Thursday, March 1, 2012

I've had enough of Paxman

Watching Newsnight yesterday, something snapped.

I (and others) moan endlessly on Twitter about how dumbed down Newsnight has become, and about how lazy Jeremy Paxman's interviewing has become. Rather than dwelling on the negatives, I even tried to make some positive suggestions for helping Newsnight recover.

But I've had enough. Paxman is typically aggressive, provocative and rude. Sometimes smugly and smilingly condescending. And he almost always falls back on a small repertoire of tricks, such as "How can you say that when... [Report X has said something different]?", "Oh come off it!", "Do you agree with [ally Y] when he says...?", "Which is it: Yes or no?"

It's true that there are times when this style can help cut through flannel. But it's becoming overused and all too often reduces political discussion to something only slightly more grown-up than the Jeremy Kyle Show. A more clinical, well-briefed, forensic technique can actually help bring out weaknesses or implications of arguments that interviewees hadn't even considered. Think Andrew Neil at his best.

It's not just that Paxman's interviewing style is dated: He's also a particularly poor chair of discussions involving more than a few people. He fails to hide his contempt for particular people, parties and arguments. And he often seems unable to move on from trivial or superficial matters to the substance of an issue.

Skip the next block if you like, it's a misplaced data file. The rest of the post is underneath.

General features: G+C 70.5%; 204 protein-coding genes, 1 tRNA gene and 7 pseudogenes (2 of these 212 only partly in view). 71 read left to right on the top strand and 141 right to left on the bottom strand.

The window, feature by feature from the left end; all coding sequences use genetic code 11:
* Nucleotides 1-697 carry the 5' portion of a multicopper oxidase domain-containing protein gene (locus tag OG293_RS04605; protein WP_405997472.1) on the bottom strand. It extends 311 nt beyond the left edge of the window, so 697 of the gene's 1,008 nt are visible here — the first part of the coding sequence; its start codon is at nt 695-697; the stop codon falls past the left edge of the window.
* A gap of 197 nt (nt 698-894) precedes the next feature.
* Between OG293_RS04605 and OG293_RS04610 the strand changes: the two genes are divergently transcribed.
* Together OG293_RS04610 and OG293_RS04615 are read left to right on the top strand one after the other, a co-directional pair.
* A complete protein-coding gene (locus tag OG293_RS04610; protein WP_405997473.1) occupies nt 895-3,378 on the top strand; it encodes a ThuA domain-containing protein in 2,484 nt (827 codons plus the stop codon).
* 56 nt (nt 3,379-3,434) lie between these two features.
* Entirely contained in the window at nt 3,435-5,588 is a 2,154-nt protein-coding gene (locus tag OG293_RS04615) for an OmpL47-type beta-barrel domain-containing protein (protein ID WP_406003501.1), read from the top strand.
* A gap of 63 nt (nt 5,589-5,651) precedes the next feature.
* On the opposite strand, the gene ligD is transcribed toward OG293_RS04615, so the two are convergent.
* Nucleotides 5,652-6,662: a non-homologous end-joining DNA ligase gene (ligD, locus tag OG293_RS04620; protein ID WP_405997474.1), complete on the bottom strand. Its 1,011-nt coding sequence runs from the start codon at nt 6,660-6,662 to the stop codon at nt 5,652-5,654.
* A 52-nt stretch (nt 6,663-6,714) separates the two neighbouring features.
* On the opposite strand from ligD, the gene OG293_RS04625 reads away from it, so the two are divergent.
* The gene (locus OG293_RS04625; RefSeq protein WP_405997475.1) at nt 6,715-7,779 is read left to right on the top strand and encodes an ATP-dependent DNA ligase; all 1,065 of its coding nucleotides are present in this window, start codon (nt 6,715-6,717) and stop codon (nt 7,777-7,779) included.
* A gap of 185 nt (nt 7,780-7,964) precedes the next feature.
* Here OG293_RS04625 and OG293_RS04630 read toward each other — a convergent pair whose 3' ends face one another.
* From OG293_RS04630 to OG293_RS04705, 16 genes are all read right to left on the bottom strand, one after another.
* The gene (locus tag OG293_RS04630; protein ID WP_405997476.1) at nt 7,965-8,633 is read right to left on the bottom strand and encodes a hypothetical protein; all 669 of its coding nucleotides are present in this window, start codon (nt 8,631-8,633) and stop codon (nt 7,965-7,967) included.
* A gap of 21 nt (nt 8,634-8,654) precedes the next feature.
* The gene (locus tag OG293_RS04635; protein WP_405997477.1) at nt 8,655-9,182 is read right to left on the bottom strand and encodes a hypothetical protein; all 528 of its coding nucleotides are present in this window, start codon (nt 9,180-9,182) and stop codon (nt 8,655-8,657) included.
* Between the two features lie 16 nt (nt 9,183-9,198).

It doesn't have to be like this. I recently caught Channel 4 News for the first time in a long while (I'm not often available to watch television in the early evening) and the contrast with Newsnight was huge. Considered, probing, responsive. Everything Newsnight isn't, and should be. I also think Radio 4's The World at One and The World Tonight also get the journalism spot-on (although, again, I don't catch them as much as I'd like).

But Newsnight has always been the pre-eminent current affairs programme, so it has been hard to come to terms with its decline. It still holds a sway over many in politics, but I've come to believe that the trashing of serious discussion in favour of pantomime is doing our political discourse no favours.

To bolster my resolve, here are some Paxo moments of the past few years:

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